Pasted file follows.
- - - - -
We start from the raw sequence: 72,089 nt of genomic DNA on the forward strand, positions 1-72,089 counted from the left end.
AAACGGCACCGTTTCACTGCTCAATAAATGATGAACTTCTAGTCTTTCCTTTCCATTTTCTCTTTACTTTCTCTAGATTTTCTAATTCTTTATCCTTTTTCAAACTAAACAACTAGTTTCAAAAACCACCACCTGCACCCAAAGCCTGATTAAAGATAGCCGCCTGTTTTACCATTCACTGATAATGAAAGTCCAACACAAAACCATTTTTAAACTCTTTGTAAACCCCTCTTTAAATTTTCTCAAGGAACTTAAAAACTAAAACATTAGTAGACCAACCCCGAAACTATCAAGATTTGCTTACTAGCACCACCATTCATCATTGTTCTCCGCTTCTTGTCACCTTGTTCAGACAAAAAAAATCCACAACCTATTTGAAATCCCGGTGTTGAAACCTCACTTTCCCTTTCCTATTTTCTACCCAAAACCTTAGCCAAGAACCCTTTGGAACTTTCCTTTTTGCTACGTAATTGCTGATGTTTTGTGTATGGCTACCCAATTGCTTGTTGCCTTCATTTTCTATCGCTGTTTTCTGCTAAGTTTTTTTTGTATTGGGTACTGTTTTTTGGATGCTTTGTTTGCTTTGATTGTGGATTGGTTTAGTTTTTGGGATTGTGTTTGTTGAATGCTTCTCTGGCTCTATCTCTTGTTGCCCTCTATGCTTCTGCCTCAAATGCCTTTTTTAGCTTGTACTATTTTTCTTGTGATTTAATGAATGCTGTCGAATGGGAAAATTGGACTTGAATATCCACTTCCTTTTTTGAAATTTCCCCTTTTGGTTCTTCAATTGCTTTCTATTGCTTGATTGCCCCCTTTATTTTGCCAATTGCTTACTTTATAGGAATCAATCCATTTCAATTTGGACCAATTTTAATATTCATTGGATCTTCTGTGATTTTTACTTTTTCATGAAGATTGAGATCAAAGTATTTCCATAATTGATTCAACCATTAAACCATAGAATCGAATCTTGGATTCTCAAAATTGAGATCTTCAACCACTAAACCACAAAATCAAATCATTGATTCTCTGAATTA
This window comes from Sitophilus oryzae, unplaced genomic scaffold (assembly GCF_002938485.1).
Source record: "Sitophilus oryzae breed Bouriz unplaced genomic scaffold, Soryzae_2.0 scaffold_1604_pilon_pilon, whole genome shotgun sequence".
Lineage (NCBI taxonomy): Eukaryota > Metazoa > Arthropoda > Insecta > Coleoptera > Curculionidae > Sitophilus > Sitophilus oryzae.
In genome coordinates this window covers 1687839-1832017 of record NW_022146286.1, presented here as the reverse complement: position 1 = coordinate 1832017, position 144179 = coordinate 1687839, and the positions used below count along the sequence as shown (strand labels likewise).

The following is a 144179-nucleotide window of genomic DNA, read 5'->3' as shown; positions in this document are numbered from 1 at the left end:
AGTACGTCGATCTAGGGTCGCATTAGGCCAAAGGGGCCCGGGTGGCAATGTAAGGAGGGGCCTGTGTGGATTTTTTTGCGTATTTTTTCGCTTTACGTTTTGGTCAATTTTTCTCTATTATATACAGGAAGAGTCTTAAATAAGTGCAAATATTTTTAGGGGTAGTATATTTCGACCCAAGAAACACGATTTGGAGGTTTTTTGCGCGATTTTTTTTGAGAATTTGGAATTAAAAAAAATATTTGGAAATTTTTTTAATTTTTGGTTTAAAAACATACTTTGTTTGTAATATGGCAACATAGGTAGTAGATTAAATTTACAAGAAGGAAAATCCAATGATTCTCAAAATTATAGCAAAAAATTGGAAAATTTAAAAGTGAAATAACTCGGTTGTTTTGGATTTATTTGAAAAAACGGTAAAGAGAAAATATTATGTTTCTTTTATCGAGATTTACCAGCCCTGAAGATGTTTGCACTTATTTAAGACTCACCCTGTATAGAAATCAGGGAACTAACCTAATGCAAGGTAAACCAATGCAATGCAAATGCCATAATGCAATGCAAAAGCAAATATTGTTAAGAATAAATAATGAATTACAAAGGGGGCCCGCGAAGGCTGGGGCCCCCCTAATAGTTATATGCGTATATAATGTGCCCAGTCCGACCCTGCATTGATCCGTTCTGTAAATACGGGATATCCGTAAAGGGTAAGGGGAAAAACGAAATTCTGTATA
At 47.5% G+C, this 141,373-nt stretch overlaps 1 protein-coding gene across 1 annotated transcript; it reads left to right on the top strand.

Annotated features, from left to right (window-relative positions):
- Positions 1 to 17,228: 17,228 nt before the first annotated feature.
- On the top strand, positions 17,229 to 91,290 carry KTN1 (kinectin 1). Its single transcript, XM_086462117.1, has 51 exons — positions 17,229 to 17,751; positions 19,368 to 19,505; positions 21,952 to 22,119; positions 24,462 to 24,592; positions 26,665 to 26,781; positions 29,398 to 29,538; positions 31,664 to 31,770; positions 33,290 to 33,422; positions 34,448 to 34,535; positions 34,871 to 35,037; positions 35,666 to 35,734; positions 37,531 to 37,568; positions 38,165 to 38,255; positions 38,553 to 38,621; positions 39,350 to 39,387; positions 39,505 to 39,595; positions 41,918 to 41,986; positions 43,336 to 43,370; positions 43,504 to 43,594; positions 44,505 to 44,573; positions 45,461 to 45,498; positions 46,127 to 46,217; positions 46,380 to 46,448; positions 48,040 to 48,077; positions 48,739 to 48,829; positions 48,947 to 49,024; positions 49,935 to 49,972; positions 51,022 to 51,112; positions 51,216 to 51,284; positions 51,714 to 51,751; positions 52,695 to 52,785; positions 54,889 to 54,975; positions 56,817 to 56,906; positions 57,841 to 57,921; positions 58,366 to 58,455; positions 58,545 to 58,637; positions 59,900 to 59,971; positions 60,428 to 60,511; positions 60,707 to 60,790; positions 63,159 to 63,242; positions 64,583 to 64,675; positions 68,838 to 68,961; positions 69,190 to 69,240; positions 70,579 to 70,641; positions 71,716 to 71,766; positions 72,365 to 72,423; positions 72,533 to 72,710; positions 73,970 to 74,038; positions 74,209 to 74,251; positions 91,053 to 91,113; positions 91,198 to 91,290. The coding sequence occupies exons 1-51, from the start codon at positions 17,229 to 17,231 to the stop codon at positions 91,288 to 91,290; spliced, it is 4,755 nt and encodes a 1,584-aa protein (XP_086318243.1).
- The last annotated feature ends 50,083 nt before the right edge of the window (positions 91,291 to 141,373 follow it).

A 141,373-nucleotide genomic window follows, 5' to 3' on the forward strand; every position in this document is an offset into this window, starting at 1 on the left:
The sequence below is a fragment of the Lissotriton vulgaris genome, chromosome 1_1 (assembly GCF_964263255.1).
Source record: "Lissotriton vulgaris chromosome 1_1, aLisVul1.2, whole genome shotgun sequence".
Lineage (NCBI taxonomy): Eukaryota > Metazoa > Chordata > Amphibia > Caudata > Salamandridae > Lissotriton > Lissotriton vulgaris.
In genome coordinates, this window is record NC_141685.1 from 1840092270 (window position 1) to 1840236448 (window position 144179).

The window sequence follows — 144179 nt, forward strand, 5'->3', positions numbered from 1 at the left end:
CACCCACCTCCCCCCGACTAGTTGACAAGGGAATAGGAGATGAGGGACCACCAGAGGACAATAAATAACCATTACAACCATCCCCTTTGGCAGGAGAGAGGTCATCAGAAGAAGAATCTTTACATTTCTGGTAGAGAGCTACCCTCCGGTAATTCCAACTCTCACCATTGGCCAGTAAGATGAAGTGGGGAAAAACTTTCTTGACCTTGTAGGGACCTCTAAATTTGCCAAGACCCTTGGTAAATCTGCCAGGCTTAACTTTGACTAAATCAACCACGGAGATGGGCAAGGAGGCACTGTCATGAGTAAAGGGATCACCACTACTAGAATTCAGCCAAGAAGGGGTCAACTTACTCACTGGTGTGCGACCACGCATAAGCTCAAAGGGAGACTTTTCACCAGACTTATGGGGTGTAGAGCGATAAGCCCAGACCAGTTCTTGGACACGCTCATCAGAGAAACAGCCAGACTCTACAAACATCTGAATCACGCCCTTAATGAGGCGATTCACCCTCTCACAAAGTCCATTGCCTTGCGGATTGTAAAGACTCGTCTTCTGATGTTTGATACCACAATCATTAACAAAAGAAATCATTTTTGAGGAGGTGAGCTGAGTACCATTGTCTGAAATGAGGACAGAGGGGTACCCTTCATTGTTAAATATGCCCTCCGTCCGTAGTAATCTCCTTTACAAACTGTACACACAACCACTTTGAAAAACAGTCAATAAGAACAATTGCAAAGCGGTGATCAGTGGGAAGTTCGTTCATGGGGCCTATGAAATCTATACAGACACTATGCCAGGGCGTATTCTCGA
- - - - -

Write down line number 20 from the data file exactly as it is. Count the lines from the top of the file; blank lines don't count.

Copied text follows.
CACCCACCTCCCCCCGACTAGTTGACAAGGGAATAGGAGATGAGGGACCACCAGAGGACAATAAATAACCATTACAACCATCCCCTTTGGCAGGAGAGAGGTCATCAGAAGAAGAATCTTTACATTTCTGGTAGAGAGCTACCCTCCGGTAATTCCAACTCTCACCATTGGCCAGTAAGATGAAGTGGGGAAAAACTTTCTTGACCTTGTAGGGACCTCTAAATTTGCCAAGACCCTTGGTAAATCTGCCAGGCTTAACTTTGACTAAATCAACCACGGAGATGGGCAAGGAGGCACTGTCATGAGTAAAGGGATCACCACTACTAGAATTCAGCCAAGAAGGGGTCAACTTACTCACTGGTGTGCGACCACGCATAAGCTCAAAGGGAGACTTTTCACCAGACTTATGGGGTGTAGAGCGATAAGCCCAGACCAGTTCTTGGACACGCTCATCAGAGAAACAGCCAGACTCTACAAACATCTGAATCACGCCCTTAATGAGGCGATTCACCCTCTCACAAAGTCCATTGCCTTGCGGATTGTAAAGACTCGTCTTCTGATGTTTGATACCACAATCATTAACAAAAGAAATCATTTTTGAGGAGGTGAGCTGAGTACCATTGTCTGAAATGAGGACAGAGGGGTACCCTTCATTGTTAAATATGCCCTCCGTCCGTAGTAATCTCCTTTACAAACTGTACACACAACCACTTTGAAAAACAGTCAATAAGAACAATTGCAAAGCGGTGATCAGTGGGAAGTTCGTTCATGGGGCCTATGAAATCTATACAGACACTATGCCAGGGCGTATTCTCGA